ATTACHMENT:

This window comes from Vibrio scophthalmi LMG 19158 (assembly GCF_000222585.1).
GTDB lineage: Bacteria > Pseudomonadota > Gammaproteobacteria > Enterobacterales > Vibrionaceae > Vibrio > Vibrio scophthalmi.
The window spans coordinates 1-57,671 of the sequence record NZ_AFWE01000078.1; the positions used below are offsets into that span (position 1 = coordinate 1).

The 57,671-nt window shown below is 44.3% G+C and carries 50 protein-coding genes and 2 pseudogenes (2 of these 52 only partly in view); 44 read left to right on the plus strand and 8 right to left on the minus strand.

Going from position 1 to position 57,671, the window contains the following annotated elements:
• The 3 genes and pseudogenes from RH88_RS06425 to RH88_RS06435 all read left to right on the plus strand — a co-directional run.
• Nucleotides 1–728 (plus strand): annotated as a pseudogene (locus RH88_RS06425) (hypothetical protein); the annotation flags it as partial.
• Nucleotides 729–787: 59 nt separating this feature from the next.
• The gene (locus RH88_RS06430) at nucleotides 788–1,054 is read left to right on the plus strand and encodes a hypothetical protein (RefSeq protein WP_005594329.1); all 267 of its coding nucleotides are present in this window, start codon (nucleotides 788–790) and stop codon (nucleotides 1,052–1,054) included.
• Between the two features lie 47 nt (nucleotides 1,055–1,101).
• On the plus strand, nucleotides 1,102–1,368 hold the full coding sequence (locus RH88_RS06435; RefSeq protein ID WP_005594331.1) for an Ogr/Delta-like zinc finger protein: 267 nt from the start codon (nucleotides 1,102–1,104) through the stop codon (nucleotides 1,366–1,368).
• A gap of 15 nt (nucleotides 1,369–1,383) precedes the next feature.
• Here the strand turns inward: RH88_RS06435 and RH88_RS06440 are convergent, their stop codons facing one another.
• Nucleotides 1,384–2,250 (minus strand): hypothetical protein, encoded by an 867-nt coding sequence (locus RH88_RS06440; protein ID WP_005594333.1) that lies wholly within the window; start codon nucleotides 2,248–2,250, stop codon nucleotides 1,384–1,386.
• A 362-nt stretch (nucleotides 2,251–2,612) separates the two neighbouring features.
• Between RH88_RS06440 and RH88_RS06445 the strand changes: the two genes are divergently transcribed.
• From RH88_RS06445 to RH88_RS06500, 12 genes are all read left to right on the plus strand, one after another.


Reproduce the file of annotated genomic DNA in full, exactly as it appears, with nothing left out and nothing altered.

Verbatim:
This window comes from Vibrio scophthalmi LMG 19158 (assembly GCF_000222585.1).
GTDB lineage: Bacteria > Pseudomonadota > Gammaproteobacteria > Enterobacterales > Vibrionaceae > Vibrio > Vibrio scophthalmi.
The window spans coordinates 1-57,671 of the sequence record NZ_AFWE01000078.1; the positions used below are offsets into that span (position 1 = coordinate 1).

The 57,671-nt window shown below is 44.3% G+C and carries 50 protein-coding genes and 2 pseudogenes (2 of these 52 only partly in view); 44 read left to right on the plus strand and 8 right to left on the minus strand.

Going from position 1 to position 57,671, the window contains the following annotated elements:
• The 3 genes and pseudogenes from RH88_RS06425 to RH88_RS06435 all read left to right on the plus strand — a co-directional run.
• Nucleotides 1–728 (plus strand): annotated as a pseudogene (locus RH88_RS06425) (hypothetical protein); the annotation flags it as partial.
• Nucleotides 729–787: 59 nt separating this feature from the next.
• The gene (locus RH88_RS06430) at nucleotides 788–1,054 is read left to right on the plus strand and encodes a hypothetical protein (RefSeq protein WP_005594329.1); all 267 of its coding nucleotides are present in this window, start codon (nucleotides 788–790) and stop codon (nucleotides 1,052–1,054) included.
• Between the two features lie 47 nt (nucleotides 1,055–1,101).
• On the plus strand, nucleotides 1,102–1,368 hold the full coding sequence (locus RH88_RS06435; RefSeq protein ID WP_005594331.1) for an Ogr/Delta-like zinc finger protein: 267 nt from the start codon (nucleotides 1,102–1,104) through the stop codon (nucleotides 1,366–1,368).
• A gap of 15 nt (nucleotides 1,369–1,383) precedes the next feature.
• Here the strand turns inward: RH88_RS06435 and RH88_RS06440 are convergent, their stop codons facing one another.
• Nucleotides 1,384–2,250 (minus strand): hypothetical protein, encoded by an 867-nt coding sequence (locus RH88_RS06440; protein ID WP_005594333.1) that lies wholly within the window; start codon nucleotides 2,248–2,250, stop codon nucleotides 1,384–1,386.
• A 362-nt stretch (nucleotides 2,251–2,612) separates the two neighbouring features.
• Between RH88_RS06440 and RH88_RS06445 the strand changes: the two genes are divergently transcribed.
• From RH88_RS06445 to RH88_RS06500, 12 genes are all read left to right on the plus strand, one after another.